Saida, who was attacked back in 2008, did not benefit from this. At her local hospital in Aturk, the doctors had no idea what was wrong with her. “I was very swollen and I didn’t get the correct treatment because no-one realised what had happened. The wounds smelled because the skin was burning, so they kept moving my bed outside the ward,” she says. It was only when she was referred to ASF that she received proper treatment.

While medical and legal assistance are a crucial part of recovery, the psychological difficulty of coming to terms with such an attack can be practically insurmountable. Fauzia is the head nurse at ASF, who is tasked with the welfare of survivors. “When they come initially, they are depressed and crying all the time, they don’t want to talk to anyone, and they’d prefer to die,” she says, sitting next to a mini foosball table, recently bought to entertain patients. “The most important thing when an attack happens is how the person looks. So we take the patient to the doctor, which is beneficial because it gives the patients hope – you’re not going to look like this forever, we’ll keep working on you, and things will get better. They have psychological treatment alongside this. It’s a continuous process.”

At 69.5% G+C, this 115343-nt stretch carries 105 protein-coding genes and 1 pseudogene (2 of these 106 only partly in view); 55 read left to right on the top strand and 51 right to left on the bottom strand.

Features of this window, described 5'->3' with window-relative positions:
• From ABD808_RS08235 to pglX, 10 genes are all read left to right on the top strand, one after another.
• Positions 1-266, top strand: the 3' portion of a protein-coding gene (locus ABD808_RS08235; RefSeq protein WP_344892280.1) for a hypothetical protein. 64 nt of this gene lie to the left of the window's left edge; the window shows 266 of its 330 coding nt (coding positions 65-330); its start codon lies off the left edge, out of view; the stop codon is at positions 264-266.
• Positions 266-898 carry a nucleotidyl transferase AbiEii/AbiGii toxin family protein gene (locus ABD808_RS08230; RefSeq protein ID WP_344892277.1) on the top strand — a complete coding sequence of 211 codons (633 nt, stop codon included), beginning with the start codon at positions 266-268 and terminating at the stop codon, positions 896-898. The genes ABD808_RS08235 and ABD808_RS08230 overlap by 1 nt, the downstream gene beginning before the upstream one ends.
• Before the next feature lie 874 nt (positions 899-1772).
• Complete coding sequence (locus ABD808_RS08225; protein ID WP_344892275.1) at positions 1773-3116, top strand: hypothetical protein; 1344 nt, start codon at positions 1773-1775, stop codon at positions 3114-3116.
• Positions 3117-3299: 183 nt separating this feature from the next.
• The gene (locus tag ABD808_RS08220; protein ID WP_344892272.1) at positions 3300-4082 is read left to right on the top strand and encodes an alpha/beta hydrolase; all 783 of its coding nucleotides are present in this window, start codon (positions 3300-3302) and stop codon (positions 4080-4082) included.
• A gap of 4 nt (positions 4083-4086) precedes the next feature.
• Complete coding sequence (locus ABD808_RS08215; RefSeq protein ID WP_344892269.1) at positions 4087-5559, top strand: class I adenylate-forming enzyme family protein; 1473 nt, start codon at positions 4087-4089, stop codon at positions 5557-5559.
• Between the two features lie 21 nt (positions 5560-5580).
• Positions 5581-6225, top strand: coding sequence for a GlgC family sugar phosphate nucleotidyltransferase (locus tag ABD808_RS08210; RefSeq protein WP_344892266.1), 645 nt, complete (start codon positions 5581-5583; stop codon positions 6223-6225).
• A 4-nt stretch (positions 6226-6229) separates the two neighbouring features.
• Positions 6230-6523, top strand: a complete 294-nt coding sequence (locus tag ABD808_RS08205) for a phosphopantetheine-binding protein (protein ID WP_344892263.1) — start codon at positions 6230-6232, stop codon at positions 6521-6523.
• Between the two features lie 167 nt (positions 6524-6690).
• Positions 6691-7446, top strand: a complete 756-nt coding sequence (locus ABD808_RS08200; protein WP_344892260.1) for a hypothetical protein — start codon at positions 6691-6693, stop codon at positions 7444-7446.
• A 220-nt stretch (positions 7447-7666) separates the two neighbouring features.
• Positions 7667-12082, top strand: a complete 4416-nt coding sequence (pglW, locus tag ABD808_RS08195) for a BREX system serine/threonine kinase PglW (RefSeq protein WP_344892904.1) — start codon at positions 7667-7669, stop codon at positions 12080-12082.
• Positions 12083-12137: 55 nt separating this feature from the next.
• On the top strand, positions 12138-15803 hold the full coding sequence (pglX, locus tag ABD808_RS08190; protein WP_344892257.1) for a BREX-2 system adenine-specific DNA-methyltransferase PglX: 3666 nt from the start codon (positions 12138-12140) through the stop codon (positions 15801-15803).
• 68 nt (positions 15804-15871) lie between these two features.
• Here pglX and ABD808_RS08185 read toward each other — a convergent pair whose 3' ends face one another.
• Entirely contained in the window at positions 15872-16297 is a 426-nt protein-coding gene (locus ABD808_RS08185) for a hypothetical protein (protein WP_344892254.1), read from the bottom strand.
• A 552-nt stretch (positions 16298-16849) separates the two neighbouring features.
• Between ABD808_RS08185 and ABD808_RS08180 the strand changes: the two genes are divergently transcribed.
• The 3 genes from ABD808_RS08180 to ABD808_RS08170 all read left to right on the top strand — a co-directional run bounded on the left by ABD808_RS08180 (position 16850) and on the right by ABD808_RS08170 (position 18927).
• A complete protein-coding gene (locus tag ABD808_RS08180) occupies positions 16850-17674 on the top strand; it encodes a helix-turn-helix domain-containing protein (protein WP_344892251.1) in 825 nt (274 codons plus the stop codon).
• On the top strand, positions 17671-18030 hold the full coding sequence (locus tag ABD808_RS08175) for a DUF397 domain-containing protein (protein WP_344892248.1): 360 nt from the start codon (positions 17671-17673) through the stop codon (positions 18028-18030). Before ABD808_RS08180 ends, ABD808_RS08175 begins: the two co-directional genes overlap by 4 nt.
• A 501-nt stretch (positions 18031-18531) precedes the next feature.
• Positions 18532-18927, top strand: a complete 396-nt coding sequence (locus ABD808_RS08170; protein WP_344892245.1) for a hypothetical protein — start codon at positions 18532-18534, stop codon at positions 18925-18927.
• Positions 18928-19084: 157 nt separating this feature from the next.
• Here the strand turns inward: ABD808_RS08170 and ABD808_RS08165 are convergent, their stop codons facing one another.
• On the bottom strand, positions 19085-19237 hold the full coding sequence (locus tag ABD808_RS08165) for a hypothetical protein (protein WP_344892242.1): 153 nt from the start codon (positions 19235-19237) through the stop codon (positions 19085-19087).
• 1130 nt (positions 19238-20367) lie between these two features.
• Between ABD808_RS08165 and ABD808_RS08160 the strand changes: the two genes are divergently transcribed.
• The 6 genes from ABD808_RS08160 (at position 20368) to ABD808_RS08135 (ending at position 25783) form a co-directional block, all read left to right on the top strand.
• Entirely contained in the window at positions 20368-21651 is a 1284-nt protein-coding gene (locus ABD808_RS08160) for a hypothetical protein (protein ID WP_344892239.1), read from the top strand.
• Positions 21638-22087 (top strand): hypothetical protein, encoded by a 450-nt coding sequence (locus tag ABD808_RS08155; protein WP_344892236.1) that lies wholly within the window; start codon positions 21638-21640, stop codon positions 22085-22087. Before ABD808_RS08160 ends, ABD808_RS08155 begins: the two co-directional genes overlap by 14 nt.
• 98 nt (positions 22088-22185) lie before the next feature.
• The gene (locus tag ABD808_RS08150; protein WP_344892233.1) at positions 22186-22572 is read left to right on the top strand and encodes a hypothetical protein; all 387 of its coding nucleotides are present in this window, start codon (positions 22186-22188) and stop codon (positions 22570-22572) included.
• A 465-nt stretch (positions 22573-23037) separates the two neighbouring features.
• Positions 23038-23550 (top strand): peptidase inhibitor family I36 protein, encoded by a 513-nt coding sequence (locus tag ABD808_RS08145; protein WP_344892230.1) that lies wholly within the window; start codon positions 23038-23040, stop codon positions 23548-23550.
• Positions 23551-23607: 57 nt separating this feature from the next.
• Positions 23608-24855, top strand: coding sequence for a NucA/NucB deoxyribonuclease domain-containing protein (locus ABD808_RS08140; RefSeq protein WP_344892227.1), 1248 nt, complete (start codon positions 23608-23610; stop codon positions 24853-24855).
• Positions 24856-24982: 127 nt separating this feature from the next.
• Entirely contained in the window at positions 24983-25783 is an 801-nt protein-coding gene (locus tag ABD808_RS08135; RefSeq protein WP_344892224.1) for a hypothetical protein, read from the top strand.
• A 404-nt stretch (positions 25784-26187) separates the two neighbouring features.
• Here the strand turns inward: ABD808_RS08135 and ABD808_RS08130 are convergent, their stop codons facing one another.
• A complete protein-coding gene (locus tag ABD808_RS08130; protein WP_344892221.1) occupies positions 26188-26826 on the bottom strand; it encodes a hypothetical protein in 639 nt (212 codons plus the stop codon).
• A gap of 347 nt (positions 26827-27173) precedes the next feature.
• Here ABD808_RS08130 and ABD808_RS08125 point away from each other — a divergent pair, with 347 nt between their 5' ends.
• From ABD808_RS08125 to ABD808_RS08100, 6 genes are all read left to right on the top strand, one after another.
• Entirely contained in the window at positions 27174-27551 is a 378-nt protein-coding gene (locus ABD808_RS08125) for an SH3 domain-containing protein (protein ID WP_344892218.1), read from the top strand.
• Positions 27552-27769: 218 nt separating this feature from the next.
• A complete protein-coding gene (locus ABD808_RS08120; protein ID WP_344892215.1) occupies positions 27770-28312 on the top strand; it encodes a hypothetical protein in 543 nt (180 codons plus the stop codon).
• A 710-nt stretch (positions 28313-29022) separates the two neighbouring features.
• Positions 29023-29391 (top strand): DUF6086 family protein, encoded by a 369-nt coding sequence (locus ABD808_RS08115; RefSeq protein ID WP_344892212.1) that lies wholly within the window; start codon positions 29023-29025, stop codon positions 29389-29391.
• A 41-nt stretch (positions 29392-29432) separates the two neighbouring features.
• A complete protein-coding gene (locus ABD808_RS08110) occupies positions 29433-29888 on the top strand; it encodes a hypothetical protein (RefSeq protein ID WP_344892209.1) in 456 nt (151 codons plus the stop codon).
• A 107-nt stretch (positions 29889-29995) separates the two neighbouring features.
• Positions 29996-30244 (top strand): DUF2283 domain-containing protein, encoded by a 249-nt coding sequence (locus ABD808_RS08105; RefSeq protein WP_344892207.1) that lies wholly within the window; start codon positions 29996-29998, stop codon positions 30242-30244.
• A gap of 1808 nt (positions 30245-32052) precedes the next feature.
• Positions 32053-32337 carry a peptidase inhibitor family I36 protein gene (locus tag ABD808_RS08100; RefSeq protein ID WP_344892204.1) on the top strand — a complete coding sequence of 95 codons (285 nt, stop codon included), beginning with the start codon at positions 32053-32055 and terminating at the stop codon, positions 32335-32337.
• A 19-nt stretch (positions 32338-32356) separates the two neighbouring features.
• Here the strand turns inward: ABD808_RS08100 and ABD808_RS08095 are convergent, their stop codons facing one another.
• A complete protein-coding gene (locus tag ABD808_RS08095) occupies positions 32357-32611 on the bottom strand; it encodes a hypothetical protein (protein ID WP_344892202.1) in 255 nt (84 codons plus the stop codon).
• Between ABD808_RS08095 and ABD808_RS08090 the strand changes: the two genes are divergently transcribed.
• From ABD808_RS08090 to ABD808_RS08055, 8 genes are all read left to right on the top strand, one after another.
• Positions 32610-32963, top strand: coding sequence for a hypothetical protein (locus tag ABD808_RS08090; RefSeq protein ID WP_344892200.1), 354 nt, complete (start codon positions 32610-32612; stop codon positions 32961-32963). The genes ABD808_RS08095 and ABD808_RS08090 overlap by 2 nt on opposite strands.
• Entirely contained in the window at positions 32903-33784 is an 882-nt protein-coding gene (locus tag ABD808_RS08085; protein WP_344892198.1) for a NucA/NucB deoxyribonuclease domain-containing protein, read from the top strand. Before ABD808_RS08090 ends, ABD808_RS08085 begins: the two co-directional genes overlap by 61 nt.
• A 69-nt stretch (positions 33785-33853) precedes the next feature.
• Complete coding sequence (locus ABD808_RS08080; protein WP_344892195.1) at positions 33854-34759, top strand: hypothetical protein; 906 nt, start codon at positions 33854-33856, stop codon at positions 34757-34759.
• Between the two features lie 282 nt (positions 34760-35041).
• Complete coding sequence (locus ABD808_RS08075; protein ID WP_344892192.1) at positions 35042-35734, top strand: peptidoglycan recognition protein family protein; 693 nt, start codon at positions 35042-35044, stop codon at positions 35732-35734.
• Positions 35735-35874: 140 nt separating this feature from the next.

There are many success stories, but also some women who cannot be rehabilitated and commit suicide. A high profile example of this was Fakhra Yunus, who killed herself in Rome last year after undergoing cosmetic surgery. The vast majority of victims have been attacked by someone within their family, and many continue to live with the perpetrator. For many, this is preferable to adding the stigma of divorce.

It has been four years since Zainab first received treatment at ASF. She speaks articulately and confidently, and glows with pride when she talks about travelling to Bangladesh to address a conference about acid crimes. Until the first attack, she attended school, but dropped out after it happened. Now, she says she has the confidence to return to studies.